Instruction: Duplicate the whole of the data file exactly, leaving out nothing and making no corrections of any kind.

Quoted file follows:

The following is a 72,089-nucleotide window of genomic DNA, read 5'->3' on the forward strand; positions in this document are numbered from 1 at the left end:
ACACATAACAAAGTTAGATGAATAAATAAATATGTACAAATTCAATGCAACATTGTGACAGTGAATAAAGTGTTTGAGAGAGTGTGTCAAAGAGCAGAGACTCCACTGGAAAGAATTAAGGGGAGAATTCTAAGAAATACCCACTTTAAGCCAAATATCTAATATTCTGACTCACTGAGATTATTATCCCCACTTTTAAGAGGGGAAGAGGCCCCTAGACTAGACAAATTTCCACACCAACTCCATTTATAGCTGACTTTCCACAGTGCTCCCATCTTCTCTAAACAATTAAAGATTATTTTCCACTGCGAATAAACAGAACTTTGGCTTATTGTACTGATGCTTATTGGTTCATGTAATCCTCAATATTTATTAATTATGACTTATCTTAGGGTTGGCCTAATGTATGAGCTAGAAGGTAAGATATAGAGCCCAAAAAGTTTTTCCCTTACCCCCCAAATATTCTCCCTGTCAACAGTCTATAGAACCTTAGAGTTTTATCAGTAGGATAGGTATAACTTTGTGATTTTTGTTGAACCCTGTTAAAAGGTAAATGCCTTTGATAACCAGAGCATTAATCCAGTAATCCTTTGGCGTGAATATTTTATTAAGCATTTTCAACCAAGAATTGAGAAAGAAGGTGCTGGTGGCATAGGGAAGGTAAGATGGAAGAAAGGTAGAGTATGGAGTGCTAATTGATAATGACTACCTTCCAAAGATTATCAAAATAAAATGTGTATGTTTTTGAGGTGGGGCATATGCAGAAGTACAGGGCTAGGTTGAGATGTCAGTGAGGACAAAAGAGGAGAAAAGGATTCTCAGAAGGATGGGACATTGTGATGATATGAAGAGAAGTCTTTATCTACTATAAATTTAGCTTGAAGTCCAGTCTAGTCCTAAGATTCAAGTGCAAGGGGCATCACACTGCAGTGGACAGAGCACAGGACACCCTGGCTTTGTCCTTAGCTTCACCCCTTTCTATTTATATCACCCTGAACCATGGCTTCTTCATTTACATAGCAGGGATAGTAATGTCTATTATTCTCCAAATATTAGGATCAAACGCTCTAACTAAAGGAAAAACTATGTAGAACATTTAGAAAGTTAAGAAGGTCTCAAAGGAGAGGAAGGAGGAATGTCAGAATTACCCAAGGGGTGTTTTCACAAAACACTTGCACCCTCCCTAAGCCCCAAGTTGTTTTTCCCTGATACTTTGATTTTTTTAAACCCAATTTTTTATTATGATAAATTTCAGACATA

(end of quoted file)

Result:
The following is a 72,089-nucleotide window of genomic DNA, read 5'->3' on the forward strand; positions in this document are numbered from 1 at the left end:
ACACATAACAAAGTTAGATGAATAAATAAATATGTACAAATTCAATGCAACATTGTGACAGTGAATAAAGTGTTTGAGAGAGTGTGTCAAAGAGCAGAGACTCCACTGGAAAGAATTAAGGGGAGAATTCTAAGAAATACCCACTTTAAGCCAAATATCTAATATTCTGACTCACTGAGATTATTATCCCCACTTTTAAGAGGGGAAGAGGCCCCTAGACTAGACAAATTTCCACACCAACTCCATTTATAGCTGACTTTCCACAGTGCTCCCATCTTCTCTAAACAATTAAAGATTATTTTCCACTGCGAATAAACAGAACTTTGGCTTATTGTACTGATGCTTATTGGTTCATGTAATCCTCAATATTTATTAATTATGACTTATCTTAGGGTTGGCCTAATGTATGAGCTAGAAGGTAAGATATAGAGCCCAAAAAGTTTTTCCCTTACCCCCCAAATATTCTCCCTGTCAACAGTCTATAGAACCTTAGAGTTTTATCAGTAGGATAGGTATAACTTTGTGATTTTTGTTGAACCCTGTTAAAAGGTAAATGCCTTTGATAACCAGAGCATTAATCCAGTAATCCTTTGGCGTGAATATTTTATTAAGCATTTTCAACCAAGAATTGAGAAAGAAGGTGCTGGTGGCATAGGGAAGGTAAGATGGAAGAAAGGTAGAGTATGGAGTGCTAATTGATAATGACTACCTTCCAAAGATTATCAAAATAAAATGTGTATGTTTTTGAGGTGGGGCATATGCAGAAGTACAGGGCTAGGTTGAGATGTCAGTGAGGACAAAAGAGGAGAAAAGGATTCTCAGAAGGATGGGACATTGTGATGATATGAAGAGAAGTCTTTATCTACTATAAATTTAGCTTGAAGTCCAGTCTAGTCCTAAGATTCAAGTGCAAGGGGCATCACACTGCAGTGGACAGAGCACAGGACACCCTGGCTTTGTCCTTAGCTTCACCCCTTTCTATTTATATCACCCTGAACCATGGCTTCTTCATTTACATAGCAGGGATAGTAATGTCTATTATTCTCCAAATATTAGGATCAAACGCTCTAACTAAAGGAAAAACTATGTAGAACATTTAGAAAGTTAAGAAGGTCTCAAAGGAGAGGAAGGAGGAATGTCAGAATTACCCAAGGGGTGTTTTCACAAAACACTTGCACCCTCCCTAAGCCCCAAGTTGTTTTTCCCTGATACTTTGATTTTTTTAAACCCAATTTTTTATTATGATAAATTTCAGACATA